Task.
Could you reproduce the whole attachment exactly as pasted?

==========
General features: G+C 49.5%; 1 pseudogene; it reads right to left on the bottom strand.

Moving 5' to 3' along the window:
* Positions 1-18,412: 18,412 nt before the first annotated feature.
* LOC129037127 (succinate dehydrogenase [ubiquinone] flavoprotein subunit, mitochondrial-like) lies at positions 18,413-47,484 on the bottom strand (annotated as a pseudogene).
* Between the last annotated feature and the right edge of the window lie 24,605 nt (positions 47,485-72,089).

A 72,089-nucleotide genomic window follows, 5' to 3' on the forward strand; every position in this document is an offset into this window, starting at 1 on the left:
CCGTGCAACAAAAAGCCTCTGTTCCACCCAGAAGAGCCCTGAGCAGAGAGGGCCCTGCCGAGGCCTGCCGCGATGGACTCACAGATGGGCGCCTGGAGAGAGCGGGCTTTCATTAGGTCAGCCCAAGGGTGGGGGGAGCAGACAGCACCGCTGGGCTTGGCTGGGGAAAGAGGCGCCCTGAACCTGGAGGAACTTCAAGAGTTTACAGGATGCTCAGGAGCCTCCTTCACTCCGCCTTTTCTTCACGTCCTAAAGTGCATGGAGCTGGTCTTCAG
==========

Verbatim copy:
General features: G+C 49.5%; 1 pseudogene; it reads right to left on the bottom strand.

Moving 5' to 3' along the window:
* Positions 1-18,412: 18,412 nt before the first annotated feature.
* LOC129037127 (succinate dehydrogenase [ubiquinone] flavoprotein subunit, mitochondrial-like) lies at positions 18,413-47,484 on the bottom strand (annotated as a pseudogene).
* Between the last annotated feature and the right edge of the window lie 24,605 nt (positions 47,485-72,089).

A 72,089-nucleotide genomic window follows, 5' to 3' on the forward strand; every position in this document is an offset into this window, starting at 1 on the left:
CCGTGCAACAAAAAGCCTCTGTTCCACCCAGAAGAGCCCTGAGCAGAGAGGGCCCTGCCGAGGCCTGCCGCGATGGACTCACAGATGGGCGCCTGGAGAGAGCGGGCTTTCATTAGGTCAGCCCAAGGGTGGGGGGAGCAGACAGCACCGCTGGGCTTGGCTGGGGAAAGAGGCGCCCTGAACCTGGAGGAACTTCAAGAGTTTACAGGATGCTCAGGAGCCTCCTTCACTCCGCCTTTTCTTCACGTCCTAAAGTGCATGGAGCTGGTCTTCAG